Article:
I’ve start consuming a “pre-workout” drink before training. I’ve always said a cup of coffee is sufficient, and I still believe that. But, the extra bit of energy and focus that certain pre-workout powders contain make an amazing difference for me, getting to the gym before the sun rises.

quote_food always have recommended Vitamin D for those that don’t spend hours in the sun everyday…but we are seeing a reduction in benefits when too much is consumed. There are still no reports of overdoses (like Vitamin A for example) but we see that those with extremely low blood levels, and high levels, both suffer worse health outcomes. Instead of just recommending 10,000 IUs a day, I favor getting a blood test and supplementing to keep your levels in the 35 to 50 ng/mL range.

I have also started using vitamin C, B vitamins, and Valerian Root on occasion. But I still don’t recommend them for everyone across the board – they tend to have limited application in times of stress (such as starting a new job, sleeping less, or eating a calorie deficit). I still think there is good reason to supplement with magnesium (either transdermal or oral), but I’ve stopped consuming fish oil altogether.

The argument for fish oil makes sense, but, from a chemistry standpoint, consuming the most unstable fat in nature, extracted from fish, packaged into bottles, shipped across the world, and stored for weeks or months, doesn’t seem ideal.

I avoid vegetable/seed oils and grains, only eat beef and dairy from grass-fed cows, and consume seafood often. This seems like a much more sensible way to improve my omega-3 to omega-6 ratio.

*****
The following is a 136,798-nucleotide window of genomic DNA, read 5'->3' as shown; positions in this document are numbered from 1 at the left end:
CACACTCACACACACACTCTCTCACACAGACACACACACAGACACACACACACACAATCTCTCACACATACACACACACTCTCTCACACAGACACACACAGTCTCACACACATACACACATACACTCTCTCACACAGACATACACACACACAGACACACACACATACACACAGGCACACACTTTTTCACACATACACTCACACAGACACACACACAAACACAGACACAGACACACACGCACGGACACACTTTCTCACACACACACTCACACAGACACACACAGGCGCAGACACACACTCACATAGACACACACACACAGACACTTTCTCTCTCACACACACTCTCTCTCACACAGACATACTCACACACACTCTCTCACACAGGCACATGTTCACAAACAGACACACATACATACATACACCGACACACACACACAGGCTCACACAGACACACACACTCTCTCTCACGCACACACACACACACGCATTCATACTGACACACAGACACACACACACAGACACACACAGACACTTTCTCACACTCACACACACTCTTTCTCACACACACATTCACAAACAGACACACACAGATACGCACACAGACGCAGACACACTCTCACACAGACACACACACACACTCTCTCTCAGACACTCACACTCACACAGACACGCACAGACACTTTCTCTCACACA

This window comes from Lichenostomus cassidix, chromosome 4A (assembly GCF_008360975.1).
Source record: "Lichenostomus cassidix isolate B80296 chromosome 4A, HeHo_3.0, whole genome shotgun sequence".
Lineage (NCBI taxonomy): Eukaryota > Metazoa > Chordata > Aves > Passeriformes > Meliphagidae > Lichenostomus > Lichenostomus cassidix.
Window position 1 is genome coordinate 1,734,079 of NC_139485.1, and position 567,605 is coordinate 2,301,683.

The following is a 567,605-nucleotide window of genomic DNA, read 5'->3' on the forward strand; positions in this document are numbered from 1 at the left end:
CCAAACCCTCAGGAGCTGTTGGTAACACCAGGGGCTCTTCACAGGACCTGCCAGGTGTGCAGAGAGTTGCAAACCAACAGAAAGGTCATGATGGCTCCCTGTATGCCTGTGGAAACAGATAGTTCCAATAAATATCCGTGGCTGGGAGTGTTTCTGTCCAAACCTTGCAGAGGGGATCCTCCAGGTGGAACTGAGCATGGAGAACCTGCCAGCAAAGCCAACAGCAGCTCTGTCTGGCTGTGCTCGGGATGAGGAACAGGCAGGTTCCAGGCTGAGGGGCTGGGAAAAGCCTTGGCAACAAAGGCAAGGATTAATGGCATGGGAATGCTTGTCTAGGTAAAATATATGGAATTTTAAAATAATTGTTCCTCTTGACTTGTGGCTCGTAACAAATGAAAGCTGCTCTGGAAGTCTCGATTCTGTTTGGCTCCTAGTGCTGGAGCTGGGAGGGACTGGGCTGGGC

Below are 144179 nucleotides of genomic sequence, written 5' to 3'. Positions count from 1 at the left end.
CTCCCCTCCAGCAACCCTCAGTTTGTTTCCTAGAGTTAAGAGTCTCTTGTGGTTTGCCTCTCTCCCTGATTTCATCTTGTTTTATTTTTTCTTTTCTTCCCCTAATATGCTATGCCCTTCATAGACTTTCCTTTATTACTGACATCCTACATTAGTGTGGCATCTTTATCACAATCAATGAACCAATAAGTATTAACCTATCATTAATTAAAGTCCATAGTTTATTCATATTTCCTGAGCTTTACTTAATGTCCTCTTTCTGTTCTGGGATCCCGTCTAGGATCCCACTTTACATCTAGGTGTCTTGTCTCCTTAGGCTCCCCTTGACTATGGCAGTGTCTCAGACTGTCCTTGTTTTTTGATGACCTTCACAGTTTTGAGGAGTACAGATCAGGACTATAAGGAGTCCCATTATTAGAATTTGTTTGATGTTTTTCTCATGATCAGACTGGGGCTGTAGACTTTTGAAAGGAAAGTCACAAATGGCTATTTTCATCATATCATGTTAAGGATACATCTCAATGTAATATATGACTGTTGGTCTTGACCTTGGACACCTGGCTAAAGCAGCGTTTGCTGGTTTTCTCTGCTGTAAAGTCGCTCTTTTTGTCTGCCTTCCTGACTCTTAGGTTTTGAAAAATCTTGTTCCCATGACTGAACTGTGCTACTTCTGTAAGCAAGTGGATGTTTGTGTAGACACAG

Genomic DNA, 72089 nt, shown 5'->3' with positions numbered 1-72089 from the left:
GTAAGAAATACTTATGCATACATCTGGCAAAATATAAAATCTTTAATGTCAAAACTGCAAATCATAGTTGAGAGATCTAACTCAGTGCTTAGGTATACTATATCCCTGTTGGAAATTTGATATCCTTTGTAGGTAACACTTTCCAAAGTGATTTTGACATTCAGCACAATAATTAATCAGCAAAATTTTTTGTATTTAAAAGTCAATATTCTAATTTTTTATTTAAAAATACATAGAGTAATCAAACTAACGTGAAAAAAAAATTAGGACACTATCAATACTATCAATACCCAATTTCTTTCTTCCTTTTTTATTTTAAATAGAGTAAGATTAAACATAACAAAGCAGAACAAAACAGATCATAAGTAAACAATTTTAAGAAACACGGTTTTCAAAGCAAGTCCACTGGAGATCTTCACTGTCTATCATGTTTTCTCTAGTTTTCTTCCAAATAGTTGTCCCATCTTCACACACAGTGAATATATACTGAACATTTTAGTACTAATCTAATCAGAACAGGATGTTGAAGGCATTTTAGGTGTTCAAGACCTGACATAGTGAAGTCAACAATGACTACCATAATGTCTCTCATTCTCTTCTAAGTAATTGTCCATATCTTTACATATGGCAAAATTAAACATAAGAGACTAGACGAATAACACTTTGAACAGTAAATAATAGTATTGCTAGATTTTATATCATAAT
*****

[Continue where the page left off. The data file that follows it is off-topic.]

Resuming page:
Feel free to comment, or contact me directly, if you have questions about what lifestyle changes, or supplements, may be most suitable for your wants and needs!

Next week we‘ll get back to the nutrition and fitness topics that most of you have come to expect of me – thanks for sticking through all the posts about me from this past week!


My Training History

Eventually this blog will consist of more up-to-the-moment information…discussion of new studies, changes in nutrition that can affect body comp and health, training techniques, recovery protocols, etc. But, for now, I just wanted to catch you all up on my experiences!  This post will summarize my fitness training and activity level.

When I got serious about lifting in college, I started with the typical “bodybuilding” programs from magazines and websites. These consisted of 9 sets for big muscle groups (chest, back, etc) and 6 sets for smaller muscle groups (biceps, triceps, etc), with repetitions in the 8 to 12 range. The frequency resulted in each muscle being worked once over the course of 5 training days per week. The rest periods between sets were short (less than a minute) and the weights were heavy (70-90% of maximum) so every set was carried until failure (technique failed before the last rep).  This did NOT work for me.

What did work were more focused workouts, still with high volume, but never pushing to the point that technique faltered. I switched to 4 sets of 15 reps, one movement for each muscle group, and a weight that felt manageable. I trained upper body on Monday and Thursday and lower body on Tuesday and Friday. This workout, coupled with a healthy increase in calories, helped me grow from a spindly 140 lb novice to a 180 lb weight-lifter.